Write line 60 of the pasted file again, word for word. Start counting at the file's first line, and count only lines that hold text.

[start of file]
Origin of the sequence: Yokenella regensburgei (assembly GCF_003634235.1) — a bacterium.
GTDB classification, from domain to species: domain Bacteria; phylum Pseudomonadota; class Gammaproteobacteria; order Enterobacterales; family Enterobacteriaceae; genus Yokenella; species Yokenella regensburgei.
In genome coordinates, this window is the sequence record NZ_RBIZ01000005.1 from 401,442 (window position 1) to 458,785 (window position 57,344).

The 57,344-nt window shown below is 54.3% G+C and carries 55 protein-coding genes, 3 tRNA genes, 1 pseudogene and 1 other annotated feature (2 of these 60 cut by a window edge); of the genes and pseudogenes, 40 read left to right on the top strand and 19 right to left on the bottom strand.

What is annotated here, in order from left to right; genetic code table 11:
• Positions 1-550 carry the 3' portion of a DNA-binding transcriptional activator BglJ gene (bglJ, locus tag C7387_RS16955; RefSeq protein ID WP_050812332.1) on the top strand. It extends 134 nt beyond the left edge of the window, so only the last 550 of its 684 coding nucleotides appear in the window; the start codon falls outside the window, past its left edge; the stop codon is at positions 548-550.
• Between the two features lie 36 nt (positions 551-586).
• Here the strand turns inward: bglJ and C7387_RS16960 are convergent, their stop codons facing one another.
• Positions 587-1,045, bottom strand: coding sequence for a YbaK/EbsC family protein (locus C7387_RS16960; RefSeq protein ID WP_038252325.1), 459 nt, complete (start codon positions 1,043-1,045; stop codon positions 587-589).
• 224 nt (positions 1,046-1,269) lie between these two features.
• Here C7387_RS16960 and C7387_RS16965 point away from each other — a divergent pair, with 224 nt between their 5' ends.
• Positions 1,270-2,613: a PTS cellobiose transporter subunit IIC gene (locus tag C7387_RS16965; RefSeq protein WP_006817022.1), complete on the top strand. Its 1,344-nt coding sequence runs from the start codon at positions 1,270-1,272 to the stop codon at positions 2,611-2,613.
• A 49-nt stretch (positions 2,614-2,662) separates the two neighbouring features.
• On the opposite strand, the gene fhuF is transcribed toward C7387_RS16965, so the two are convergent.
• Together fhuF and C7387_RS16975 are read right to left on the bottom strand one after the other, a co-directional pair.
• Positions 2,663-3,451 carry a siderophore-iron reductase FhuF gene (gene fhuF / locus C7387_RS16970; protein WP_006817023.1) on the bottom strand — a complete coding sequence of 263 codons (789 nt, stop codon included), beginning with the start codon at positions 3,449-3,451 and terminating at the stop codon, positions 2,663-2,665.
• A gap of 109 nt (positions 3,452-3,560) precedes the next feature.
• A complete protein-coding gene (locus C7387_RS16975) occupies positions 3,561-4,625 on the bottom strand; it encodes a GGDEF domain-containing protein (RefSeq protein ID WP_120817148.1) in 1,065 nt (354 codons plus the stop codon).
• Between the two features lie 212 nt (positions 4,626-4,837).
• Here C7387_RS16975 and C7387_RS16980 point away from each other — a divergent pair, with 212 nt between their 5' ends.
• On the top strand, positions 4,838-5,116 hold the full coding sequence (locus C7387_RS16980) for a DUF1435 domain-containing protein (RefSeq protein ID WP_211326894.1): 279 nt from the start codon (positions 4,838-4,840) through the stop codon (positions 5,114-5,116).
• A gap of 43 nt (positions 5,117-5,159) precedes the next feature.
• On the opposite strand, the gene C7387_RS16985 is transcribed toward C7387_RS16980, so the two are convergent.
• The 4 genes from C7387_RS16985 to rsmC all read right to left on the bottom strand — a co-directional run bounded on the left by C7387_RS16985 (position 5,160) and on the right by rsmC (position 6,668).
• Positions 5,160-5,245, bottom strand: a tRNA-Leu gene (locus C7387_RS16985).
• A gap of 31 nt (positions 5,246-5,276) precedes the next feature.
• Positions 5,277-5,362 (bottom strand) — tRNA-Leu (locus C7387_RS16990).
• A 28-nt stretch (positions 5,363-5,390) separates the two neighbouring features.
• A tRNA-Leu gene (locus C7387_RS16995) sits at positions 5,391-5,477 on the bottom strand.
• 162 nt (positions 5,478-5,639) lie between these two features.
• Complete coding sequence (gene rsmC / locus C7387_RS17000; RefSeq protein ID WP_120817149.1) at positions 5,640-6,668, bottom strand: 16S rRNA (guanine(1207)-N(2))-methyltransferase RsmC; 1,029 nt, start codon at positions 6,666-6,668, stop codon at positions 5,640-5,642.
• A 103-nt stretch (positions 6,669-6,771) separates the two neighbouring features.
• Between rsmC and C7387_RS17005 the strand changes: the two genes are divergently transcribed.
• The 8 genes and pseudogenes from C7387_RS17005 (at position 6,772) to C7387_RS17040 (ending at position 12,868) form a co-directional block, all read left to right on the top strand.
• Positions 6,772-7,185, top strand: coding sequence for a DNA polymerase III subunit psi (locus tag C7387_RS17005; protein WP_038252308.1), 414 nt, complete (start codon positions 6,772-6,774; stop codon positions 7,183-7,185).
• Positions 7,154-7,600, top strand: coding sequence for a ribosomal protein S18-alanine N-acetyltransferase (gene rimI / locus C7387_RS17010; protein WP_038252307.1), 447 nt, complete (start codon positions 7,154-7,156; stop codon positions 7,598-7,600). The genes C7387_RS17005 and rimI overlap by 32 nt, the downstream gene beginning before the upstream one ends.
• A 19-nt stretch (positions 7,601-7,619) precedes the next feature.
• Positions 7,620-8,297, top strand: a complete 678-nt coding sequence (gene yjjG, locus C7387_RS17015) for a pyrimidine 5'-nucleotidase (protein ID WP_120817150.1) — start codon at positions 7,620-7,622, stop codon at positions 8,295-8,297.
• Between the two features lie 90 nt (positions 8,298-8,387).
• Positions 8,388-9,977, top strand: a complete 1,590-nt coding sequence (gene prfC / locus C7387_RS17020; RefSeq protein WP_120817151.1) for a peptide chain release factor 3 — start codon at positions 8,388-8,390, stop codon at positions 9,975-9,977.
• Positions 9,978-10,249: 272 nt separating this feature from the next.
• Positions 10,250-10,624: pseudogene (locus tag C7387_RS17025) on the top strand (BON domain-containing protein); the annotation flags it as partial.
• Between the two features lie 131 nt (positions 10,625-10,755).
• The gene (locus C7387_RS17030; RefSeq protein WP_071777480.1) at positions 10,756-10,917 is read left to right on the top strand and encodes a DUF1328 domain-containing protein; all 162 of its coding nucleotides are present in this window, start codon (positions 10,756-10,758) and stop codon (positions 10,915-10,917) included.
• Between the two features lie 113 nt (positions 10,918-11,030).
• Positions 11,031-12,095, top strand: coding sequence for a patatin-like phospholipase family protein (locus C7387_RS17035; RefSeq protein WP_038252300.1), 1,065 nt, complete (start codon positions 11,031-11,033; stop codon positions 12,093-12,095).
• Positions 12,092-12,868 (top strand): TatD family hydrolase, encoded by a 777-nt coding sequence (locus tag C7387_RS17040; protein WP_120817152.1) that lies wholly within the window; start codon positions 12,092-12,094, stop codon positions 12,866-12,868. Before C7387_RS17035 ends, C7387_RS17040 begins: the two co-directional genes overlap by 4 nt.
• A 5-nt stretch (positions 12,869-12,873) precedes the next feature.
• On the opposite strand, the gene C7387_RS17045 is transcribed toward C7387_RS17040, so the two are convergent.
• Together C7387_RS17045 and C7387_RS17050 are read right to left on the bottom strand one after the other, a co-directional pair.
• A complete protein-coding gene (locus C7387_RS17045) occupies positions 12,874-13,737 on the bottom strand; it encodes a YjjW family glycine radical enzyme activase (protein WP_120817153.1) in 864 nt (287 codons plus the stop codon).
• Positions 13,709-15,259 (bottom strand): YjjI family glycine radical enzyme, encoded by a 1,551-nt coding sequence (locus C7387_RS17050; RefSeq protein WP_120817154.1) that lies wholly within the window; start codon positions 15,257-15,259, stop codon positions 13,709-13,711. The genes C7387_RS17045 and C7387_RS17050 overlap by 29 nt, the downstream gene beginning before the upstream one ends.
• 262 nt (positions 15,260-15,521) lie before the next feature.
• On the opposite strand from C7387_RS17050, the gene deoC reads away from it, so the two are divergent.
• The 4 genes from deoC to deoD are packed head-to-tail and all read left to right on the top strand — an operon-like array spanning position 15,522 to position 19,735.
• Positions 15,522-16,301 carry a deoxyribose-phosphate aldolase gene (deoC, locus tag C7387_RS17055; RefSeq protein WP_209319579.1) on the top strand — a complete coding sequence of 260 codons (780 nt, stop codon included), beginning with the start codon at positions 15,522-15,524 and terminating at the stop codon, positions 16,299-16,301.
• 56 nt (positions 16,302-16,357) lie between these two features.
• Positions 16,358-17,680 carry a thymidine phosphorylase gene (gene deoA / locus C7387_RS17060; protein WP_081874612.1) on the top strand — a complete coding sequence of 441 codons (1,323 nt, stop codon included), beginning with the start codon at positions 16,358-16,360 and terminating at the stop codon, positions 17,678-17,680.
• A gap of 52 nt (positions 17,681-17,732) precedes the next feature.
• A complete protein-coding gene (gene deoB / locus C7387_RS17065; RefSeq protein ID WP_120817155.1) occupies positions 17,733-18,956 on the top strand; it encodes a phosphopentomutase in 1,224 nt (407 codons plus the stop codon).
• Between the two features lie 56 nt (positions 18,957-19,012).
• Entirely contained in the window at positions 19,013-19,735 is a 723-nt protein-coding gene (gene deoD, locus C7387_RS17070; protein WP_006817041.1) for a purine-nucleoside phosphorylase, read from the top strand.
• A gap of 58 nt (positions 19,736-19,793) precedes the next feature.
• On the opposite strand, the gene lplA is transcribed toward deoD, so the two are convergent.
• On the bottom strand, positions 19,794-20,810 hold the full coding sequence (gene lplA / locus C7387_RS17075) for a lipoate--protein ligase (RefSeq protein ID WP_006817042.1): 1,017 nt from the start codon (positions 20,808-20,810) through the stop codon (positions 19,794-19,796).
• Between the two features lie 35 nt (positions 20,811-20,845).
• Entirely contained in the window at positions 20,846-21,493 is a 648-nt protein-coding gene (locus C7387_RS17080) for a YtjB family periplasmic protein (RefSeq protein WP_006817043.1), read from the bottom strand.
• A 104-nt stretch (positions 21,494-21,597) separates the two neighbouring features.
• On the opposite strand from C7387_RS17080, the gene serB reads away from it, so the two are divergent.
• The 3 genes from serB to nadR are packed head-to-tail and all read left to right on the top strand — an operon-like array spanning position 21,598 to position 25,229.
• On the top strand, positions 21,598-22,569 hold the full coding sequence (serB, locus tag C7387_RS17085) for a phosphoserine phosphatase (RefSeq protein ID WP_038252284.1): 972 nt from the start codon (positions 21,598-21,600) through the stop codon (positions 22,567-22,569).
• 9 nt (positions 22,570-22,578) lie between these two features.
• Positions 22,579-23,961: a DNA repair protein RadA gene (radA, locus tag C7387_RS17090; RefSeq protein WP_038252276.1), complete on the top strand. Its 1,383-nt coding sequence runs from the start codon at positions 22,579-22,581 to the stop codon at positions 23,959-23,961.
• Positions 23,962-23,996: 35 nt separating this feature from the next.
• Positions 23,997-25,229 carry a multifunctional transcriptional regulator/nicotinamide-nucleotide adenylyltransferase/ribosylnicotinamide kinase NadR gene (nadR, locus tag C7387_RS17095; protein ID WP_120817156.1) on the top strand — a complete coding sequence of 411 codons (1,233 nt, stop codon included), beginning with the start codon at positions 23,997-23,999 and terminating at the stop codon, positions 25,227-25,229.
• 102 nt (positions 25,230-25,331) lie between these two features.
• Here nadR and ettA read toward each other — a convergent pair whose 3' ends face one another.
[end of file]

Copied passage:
• A complete protein-coding gene (gene deoB / locus C7387_RS17065; RefSeq protein ID WP_120817155.1) occupies positions 17,733-18,956 on the top strand; it encodes a phosphopentomutase in 1,224 nt (407 codons plus the stop codon).